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Using TaxPlot to
Compare Genomes

New RefSeq Accession
Numbers for Curated
Genomic Regions

GenBank News

Recent Publications

DART Targets
Protein Domains

Evidence Viewer
Facilitates Analysis
of NCBI Human
Gene Models

Frequently Asked
Questions

BLAST Lab

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Frequently Asked Questions Banner


Q.

  A.


I have a lot of accession numbers that I’m interested in. Is there any easy way to retrieve them through Entrez, without having to do individual searches for each one?

 


Yes, Batch Entrez allows you to do this. You can create a file containing the list of accession numbers (or gi numbers), save it on your computer. Click on the Batch Entrez link, which appears in the left-hand sidebar of the Entrez screens. Enter the name of your file in the search box, choose the Nucleotide or Protein database, and press Retrieve. Then proceed as with any Entrez search to display and/or save the results.


How can I download the sequence immediately surrounding a particular gene from the NCBI Human Genome Assembly?

 
Use the Human Genome Mapviewer. Search for the gene of interest using its gene symbol and click on the link to the gene when the search results are displayed. To retrieve a segment of sequence including the gene, and both upstream and downstream regions, simply click on the “Download/View Sequence/Evidence” link in the MapViewer. To alter the segment downloaded, change the coordinates for the region and press the “Change Region” button.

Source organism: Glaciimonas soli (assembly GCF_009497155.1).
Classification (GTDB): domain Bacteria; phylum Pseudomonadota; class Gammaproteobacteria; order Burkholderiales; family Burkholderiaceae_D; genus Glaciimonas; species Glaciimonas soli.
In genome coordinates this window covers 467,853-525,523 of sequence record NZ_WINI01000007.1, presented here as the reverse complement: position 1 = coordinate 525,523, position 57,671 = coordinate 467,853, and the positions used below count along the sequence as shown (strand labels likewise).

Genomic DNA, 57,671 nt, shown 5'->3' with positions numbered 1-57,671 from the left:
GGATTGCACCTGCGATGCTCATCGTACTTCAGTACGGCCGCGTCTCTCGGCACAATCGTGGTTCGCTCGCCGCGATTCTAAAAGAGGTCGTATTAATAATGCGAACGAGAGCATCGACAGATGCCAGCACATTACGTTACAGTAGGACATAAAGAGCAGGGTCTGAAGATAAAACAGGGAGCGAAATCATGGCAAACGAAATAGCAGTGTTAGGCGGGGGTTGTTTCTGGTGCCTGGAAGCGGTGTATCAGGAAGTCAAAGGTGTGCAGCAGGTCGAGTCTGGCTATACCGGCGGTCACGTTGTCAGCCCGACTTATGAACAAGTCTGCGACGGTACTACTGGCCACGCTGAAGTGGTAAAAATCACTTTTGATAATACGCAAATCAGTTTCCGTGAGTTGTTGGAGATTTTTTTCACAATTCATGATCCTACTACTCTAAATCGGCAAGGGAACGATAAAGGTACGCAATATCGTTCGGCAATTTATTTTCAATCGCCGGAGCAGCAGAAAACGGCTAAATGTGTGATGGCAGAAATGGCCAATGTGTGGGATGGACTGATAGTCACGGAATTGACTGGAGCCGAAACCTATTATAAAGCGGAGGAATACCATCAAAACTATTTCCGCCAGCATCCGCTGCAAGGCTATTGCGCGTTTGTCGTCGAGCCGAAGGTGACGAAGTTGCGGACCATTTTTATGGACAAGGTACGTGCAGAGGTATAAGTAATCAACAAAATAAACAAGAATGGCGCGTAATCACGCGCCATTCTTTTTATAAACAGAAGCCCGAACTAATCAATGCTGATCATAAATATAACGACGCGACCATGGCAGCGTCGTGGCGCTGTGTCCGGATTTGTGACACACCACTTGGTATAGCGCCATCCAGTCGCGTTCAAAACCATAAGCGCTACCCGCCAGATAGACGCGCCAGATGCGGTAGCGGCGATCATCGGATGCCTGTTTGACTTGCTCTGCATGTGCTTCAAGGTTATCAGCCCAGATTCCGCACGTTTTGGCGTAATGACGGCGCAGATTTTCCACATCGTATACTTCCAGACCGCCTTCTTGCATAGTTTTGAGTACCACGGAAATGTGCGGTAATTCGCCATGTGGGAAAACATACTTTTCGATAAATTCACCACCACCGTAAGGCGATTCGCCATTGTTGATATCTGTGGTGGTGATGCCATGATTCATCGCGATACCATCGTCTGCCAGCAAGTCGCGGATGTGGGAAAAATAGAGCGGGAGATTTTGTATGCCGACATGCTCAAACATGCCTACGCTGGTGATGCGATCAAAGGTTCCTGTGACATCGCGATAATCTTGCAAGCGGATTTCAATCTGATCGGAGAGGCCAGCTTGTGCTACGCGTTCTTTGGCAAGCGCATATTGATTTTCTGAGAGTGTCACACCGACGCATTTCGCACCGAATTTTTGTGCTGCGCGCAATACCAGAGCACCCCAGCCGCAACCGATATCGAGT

Can I use the e-PCR tool to design primers to amplify my gene of interest?

 
You wouldn’t use e-PCR to design the primers per se, but you can use it to see if the UniSTS database already contains a primer pair that you could use to amplify your sequence.

The e-PCR service tool tests a DNA sequence for the presence of sequence tagged sites by comparing the query sequence against the UniSTS database of STS sequences and primer pairs. It looks for STSs in DNA sequences by searching for subsequences that closely match the PCR primers in UniSTS and have the correct order, orientation, and spacing that they could plausibly prime the amplification of a PCR product of the correct molecular weight. The output is a table of links to matching UniSTS records, as well as the primer pairs and PCR conditions used to amplify each STS identified.



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NCBI News | Fall 2001 NCBI News